Want to know how to license your music? Here are some tips on how to get started…
Create a Catalog Spreadsheet
Take the time to create a spreadsheet to track your catalog.
Include the song title, description, keywords that will come in handy when you upload them onto music libraries. Assign each licensing opportunity its own column to keep track of where songs are placed.
All you need is the column with the track titles, but also think about descriptions and keywords beyond genre tags. MOODS are just one example that a potential licensee might look for.
Register Your Songs with a PRO
Always register songs you plan on licensing with a Performance Rights Organisation (PRO). If you know what a PRO is and have already registered your songs, no need to read this section 😉
PROs are the organisations that ensure you get paid royalties when your music is performed on radio, TV, etc.
In the US, that could be ASCAP, BMI, or SESAC. In the UK it’s PRS, and there are others across the globe.
You only need to register with one. PROs around the world collaborate with each other to collect royalties in their territory and coordinate to pay composers.
There’s no need to be fancy about it, simply register with the PRO of your choice.
Know Your Sync Licensing Vocabulary
Recording your song is one thing, knowing how to register it is easy if you know the proper terminology. Here’s a quick run-down of must-know sync licensing terms that is a good place to start:
Any music as it exists as a piece of intellectual property. This is the combination of the melody, progression, lyrics, rhythmic pattern, or any combination of thereof. All songs are compositions but not all compositions are songs.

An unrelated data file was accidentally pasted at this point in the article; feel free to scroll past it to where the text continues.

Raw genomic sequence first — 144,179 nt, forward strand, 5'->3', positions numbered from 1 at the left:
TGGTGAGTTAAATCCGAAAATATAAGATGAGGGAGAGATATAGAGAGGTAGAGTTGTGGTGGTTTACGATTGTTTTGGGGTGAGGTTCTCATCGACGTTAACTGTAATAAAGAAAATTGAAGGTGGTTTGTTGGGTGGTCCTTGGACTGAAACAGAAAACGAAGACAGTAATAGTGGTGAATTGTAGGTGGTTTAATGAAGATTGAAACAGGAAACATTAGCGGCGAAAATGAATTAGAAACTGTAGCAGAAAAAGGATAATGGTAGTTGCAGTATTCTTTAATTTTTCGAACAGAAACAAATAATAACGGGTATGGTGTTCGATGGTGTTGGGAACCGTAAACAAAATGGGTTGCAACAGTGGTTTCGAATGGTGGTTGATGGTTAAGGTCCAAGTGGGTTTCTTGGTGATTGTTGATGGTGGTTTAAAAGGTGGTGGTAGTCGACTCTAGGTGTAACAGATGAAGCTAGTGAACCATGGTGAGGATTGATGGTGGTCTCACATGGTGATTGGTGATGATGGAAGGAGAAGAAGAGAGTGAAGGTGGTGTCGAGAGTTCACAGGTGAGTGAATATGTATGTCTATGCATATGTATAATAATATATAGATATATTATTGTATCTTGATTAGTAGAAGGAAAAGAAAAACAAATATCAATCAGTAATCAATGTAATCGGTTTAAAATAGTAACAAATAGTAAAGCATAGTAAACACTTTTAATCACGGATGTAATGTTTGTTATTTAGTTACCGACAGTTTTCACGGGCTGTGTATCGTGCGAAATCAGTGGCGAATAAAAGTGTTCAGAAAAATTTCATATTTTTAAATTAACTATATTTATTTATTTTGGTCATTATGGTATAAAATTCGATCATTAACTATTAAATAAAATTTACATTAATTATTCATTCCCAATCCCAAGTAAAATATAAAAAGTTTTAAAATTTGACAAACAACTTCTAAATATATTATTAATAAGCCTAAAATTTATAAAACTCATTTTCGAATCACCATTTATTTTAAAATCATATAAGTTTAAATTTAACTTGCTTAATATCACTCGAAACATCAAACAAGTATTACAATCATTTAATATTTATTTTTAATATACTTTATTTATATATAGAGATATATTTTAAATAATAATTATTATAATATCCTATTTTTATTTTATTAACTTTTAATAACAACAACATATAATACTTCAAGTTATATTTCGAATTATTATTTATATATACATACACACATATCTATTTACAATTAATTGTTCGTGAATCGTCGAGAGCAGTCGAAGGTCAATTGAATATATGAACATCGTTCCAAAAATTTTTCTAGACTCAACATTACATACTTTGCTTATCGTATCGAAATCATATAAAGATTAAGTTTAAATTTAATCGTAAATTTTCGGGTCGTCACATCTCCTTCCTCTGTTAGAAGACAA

A recording of a performance of a composition. Traditionally, a label would own it’s artist’s masters. Thus, money made off the masters would go to the label to recoup an artist’s advance.
Covers are basically new masters of existing compositions. When your cover gets played, sold, or synched, both you and the original artist profit off of it. If you have to license your song for a film, TV show, etc., both the composition’s publisher (of the original artist) and the master’s label (or your label) must be cleared.
Think of the sample as the use of a portion of an existing sound recording (aka a master) in the creation of a new sound recording (new master). No matter how you choose to put your own twist on a sample, be sure to first clear the rights. Because a sample is a piece of a recording of a composition, you will need to clear rights with both the master and publisher. If not, you may have a hard time getting sync opportunities from music supervisors.
Our sync licensing advice doesn’t stop there: If you liked our run-down of some must-know terms, check out our full Sync Licensing 101 post. Also, our Music Rookie podcast features an interview with Dan Koplowitz of Friendly Fire Licensing.